"People don't know that we're a technology company," said Celeste Bell, senior director of recruiting and special projects for MLB. "It's our greatest struggle, getting the word out there, and we hope that our presence at a conference like this will allow us to really cast that net further and spread the word that we are hiring and we are a technology powerhouse."
The Grace Hopper Celebration of Women in Computing is a three-day conference that features keynote addresses, professional development workshops, technology tracks and a career expo for attendees to learn, connect and be inspired by each other and potential employers looking to hire female technologists. Named for Rear Admiral Grace Hopper, who invented the first compiler for a computer programming language, and co-founded by Anita D. Borg and Dr. Telle Whitney, the organization's mission is to "connect, inspire and guide women in computing and organizations that view technology innovation as a strategic imperative."
In its first year at the event, Major League Baseball's goals included spreading the message that it is, in fact, a technology company as well as a sports company that is looking to hire females.
"There are a ton of opportunities across all of the technical teams in baseball right now, whether that's front-end development or the back-end development that I do, infrastructure, data science [and] database management. I hope people take advantage of it, because it's a great place to work," said Emily Voytek, a senior software engineer.
While the majority of Voytek's work happens behind the scenes, fans can see it come to life in the form of in-game statistics like launch angle, velocity and speed of fielding, among other stats that aim to quantify player performance.
Major League Baseball Advanced Media (MLBAM) offers fans the most complete baseball information on the web, including up-to-date statistics, game summaries, ticket sales, player development tracking and much more.
"When you go to any park in Major League Baseball, you can get your tickets digitally now. They are in the ballpark app," said Amanda Whichard, senior director of mobile operations. "My team is the one that works on the interface, makes the tickets look the way they should and makes sure that they work. We're the ones actually getting you into the park."
While Whichard's team spearheads all mobile operations-focused efforts for the league, JoAnn Brereton, senior software engineer on the Enterprise Baseball Team, works with player life cycle, tracking each player from the moment they are scouted as amateurs, through signing as Minor and Major League players, as well as any injuries or absences.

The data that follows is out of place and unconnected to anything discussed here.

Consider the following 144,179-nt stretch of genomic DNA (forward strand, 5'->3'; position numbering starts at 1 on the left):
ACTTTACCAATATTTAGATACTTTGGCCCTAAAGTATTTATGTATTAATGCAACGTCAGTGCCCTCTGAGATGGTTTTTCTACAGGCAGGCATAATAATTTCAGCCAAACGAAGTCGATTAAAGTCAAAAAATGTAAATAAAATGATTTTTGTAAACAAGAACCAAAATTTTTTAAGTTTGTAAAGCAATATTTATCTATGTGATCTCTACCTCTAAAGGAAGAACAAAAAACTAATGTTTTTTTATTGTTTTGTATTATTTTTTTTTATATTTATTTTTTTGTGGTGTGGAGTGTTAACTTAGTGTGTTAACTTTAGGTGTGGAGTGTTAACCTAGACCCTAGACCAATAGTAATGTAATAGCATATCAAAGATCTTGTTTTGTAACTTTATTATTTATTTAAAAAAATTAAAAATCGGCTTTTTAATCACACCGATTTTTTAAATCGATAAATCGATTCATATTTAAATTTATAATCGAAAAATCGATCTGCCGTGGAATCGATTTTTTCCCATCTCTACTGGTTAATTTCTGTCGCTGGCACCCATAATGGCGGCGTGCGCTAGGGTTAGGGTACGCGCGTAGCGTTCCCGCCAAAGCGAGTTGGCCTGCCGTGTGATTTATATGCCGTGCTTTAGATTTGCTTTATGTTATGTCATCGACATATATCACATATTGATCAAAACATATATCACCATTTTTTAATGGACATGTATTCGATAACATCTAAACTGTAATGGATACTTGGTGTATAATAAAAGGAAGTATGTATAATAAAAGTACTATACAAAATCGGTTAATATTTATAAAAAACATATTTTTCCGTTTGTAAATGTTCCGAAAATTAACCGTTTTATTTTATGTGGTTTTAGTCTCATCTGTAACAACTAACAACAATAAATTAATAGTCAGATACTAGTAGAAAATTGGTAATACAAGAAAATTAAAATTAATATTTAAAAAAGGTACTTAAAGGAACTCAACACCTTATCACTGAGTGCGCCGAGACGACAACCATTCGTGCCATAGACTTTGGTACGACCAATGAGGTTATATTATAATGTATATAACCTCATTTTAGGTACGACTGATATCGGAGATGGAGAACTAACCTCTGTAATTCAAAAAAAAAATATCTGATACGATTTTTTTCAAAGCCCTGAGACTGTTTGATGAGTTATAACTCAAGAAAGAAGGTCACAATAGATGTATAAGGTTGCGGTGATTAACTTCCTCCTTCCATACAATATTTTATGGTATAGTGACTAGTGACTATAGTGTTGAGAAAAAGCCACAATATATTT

As for a need to love baseball to work at the league, Brereton says, "It helps to like the game and to love the game -- I personally do -- but I don't think it's necessarily a prerequisite to working here. I think it's a great way to develop a love for the game."
So, how does one get a job in technology with Major League Baseball?
"Having a love for baseball isn't required, but obviously that's great if they do, but moreso [we look for] women who are passionate about technology, and if you're coming to this conference you have either a desire to learn more about technology, you're trying to grow in your career or trying to change careers possibly, and we want to tap into that," Bell said.
"It's a really great opportunity to try and get more of these intelligent women in our business," Whichard said. "We work in sports and technology, not two fields typically known as a female's industry, but there are a lot of women who work with us."
MLB may have been the only sports league at the event, but it was among some industry powerhouses including Apple, Intel, Google, Amazon and Cisco, among others. While technology may not be the first thing that comes to mind when people think Major League Baseball, it is undoubtedly able to hang with its fellow tech leaders as a pioneer in the technology and sports spaces.